Perhaps the most controversial of China’s oil interests, and one that demonstrates well China’s commitment to secure oil deals is its relationship with Sudan. Beijing is the leading developer of oil reserves in the Sudan, currently importing 60 per cent of the country’s oil output. Today, the China National Petroleum Corporation (CNPC) is the largest shareholder in the Greater Nile Petroleum Operating Company (GNPOC). What makes China’s involvement in Sudan so controversial are the atrocities occurring in the western region of Darfur region, atrocities which the US and other nations have branded genocide. Numerous human rights groups have accused Sudan of systematically massacring civilians and chasing them from ancestral lands to clear oil-producing areas.

Prior to the conflict in Darfur, China was suspected of financially underwriting Sudan’s 21-year civil war, which ended with the signing of a permanent peace accord in January 2005. In 2000, Sudanese resistance forces were said to be collecting photographs of Chinese-made weapons to prove the increase in Beijing’s support for Khartoum. In July 2000, WorldNetDaily reported that Sudan had acquired 34 new jet fighters from China. In June 2001, the Mideast Newsline reported that Sudan had built three weapons factories with Chinese assistance in order to halt rebel advances. China also reportedly provided arms support to Sudan in exchange for oil. Although it is difficult to determine exactly how much money China has invested in Sudan, one source states that ‘China reportedly invested US$20 billion in Sudan, apart from soft loans, grants and other forms of aid.’ According to a study by PFC Strategic Studies, the Sudanese government could collect as much as US$30 billion or more in total oil revenue by 2012.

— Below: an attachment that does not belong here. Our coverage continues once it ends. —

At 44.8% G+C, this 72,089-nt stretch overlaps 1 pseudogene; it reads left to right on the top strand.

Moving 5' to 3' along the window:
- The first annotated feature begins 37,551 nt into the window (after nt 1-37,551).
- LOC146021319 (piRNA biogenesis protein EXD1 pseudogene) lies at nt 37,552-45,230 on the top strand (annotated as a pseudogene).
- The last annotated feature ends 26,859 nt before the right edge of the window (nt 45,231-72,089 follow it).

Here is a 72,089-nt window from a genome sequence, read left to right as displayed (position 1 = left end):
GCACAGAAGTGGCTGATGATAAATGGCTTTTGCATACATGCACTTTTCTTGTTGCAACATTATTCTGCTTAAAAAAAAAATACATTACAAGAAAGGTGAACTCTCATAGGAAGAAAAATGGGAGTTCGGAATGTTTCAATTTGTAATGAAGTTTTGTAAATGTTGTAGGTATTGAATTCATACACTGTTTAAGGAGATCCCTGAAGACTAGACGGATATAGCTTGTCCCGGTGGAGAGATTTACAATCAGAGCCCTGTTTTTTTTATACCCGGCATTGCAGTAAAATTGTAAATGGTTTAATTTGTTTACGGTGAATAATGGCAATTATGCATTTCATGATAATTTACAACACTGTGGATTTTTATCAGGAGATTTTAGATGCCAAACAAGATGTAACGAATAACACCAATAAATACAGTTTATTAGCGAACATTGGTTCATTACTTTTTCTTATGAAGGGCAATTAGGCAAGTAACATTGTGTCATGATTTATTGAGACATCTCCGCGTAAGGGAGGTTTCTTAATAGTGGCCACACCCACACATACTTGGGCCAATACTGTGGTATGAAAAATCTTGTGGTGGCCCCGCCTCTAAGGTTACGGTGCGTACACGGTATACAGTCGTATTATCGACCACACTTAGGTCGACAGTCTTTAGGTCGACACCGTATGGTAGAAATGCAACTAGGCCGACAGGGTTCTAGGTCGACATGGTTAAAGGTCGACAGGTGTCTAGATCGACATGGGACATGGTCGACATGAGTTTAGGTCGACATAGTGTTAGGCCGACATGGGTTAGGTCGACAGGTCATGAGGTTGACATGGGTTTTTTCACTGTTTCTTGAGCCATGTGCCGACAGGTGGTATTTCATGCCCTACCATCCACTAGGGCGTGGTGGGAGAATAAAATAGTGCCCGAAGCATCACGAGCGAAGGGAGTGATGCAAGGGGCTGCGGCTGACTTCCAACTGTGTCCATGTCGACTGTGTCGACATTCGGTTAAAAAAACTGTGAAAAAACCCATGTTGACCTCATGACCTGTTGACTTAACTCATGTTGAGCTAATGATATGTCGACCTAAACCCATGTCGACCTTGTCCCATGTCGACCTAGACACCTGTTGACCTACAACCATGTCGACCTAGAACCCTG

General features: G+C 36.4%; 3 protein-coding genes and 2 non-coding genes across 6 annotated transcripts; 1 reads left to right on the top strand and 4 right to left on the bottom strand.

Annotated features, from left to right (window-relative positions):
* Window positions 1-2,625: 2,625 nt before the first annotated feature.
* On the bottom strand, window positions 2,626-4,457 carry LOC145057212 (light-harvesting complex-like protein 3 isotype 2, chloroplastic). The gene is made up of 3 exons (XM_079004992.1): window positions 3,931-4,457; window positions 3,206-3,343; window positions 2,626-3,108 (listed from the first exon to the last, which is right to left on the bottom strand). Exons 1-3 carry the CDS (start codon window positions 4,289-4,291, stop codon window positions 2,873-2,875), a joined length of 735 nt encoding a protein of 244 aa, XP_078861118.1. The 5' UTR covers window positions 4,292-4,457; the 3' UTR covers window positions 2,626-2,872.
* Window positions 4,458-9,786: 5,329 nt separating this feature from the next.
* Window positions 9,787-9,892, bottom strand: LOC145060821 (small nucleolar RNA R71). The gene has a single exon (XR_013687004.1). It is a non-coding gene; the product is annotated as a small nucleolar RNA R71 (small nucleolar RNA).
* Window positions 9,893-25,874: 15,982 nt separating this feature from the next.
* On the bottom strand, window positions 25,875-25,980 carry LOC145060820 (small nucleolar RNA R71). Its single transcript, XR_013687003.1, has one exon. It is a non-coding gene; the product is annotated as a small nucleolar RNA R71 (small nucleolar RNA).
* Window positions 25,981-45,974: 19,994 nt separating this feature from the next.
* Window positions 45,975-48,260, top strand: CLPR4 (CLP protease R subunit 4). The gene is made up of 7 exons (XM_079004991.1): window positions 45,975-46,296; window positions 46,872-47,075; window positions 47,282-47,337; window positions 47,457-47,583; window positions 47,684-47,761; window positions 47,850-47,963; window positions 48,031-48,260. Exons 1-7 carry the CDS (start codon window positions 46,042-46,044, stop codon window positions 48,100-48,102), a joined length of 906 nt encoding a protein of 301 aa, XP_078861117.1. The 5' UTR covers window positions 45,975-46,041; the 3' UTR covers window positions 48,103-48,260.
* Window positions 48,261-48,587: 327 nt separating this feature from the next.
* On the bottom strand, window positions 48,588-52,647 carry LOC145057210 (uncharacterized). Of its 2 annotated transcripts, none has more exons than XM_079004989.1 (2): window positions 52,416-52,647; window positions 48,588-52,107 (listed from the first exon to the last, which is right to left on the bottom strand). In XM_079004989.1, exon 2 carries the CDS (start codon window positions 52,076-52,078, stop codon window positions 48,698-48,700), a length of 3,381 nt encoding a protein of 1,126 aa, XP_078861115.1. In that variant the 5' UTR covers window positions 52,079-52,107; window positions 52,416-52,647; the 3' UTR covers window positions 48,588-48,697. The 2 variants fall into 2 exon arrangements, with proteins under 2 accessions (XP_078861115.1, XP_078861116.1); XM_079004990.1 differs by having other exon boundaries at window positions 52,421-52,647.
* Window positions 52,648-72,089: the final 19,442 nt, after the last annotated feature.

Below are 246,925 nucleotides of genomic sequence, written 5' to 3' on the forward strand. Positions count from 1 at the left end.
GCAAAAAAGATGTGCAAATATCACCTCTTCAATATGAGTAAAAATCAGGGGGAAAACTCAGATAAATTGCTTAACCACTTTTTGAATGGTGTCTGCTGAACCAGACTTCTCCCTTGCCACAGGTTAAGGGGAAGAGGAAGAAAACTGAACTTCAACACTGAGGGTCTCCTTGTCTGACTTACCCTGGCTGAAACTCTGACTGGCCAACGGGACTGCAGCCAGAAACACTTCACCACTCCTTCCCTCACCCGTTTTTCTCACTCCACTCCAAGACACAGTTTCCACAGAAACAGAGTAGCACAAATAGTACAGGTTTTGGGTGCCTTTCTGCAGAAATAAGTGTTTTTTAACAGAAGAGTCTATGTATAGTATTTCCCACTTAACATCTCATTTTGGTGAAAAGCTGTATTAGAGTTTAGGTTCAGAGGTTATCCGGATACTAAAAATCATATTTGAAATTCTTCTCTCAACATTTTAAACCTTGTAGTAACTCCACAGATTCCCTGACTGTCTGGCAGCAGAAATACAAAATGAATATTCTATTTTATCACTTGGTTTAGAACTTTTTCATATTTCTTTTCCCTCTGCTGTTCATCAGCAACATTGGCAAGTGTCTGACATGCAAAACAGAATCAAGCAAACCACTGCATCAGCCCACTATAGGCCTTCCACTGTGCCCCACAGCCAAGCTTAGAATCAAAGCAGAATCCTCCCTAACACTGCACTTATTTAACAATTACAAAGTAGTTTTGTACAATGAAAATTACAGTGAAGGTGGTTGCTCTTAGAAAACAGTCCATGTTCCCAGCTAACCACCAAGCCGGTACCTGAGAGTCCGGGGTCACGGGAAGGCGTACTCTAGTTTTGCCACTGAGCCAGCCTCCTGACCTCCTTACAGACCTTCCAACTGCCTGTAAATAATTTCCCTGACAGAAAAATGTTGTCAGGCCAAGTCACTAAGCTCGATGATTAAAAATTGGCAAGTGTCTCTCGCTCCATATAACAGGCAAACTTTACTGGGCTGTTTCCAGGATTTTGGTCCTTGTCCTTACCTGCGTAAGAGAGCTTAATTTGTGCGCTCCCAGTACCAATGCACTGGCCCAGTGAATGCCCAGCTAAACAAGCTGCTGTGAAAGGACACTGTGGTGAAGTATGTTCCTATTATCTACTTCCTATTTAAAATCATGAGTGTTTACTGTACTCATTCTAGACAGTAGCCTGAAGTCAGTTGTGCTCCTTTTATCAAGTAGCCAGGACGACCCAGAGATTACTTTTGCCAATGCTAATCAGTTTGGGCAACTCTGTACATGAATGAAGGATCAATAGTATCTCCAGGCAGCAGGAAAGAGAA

In recent years, Angola has emerged as one of China’s top trading partners. Last year, China was busy securing long-term oil agreements with Angola, and Sonangol (Angola’s state-run petroleum company) committed to provide long-term oil supplies to China’s Sinopec. Sonangol and Sinopec will evaluate Angola’s offshore Block 3, and will also jointly study plans for a new oil refinery. In October 2004, as India was preparing to close a major deal for about US$620 million to buy Shell’s 50 per cent share in Block 18, China made a last minute bid – to win the deal. China’s offer of US$2billion in aid for various projects in Angola made India’s offer of US$200 million for developing railways pale in comparison.


Previously, China had been shut out of Nigeria by Western firms. However, through patience, political prowess and technological contributions, such as promising to build and launch a communication satellite for Nigeria by 2007, Chinese firms are gaining a foothold in the industry. In December 2004, China’s Sinopec and Nigeria’s NNPC signed an agreement to develop oil mining leases 64 and 66, located in the waters of the Niger Delta in southern Nigeria. In July 2005, China’s CNOOC signed a contract with NNPC worth US$800 million to guarantee China receives 30,000 barrels per day for one year.

Recently, China and Nigeria signed a deal in which China would provide a US$4 billion infrastructure investment package in exchange for first refusal rights on four oil blocks. In time, it is suspected that China could easily replace some of these Western firms when their drilling licences come up for renewal.


China is the world’s fastest-growing market for minerals. Africa figures heavily in Beijing’s strategies to secure access to mineral resources.

Copper in Zambia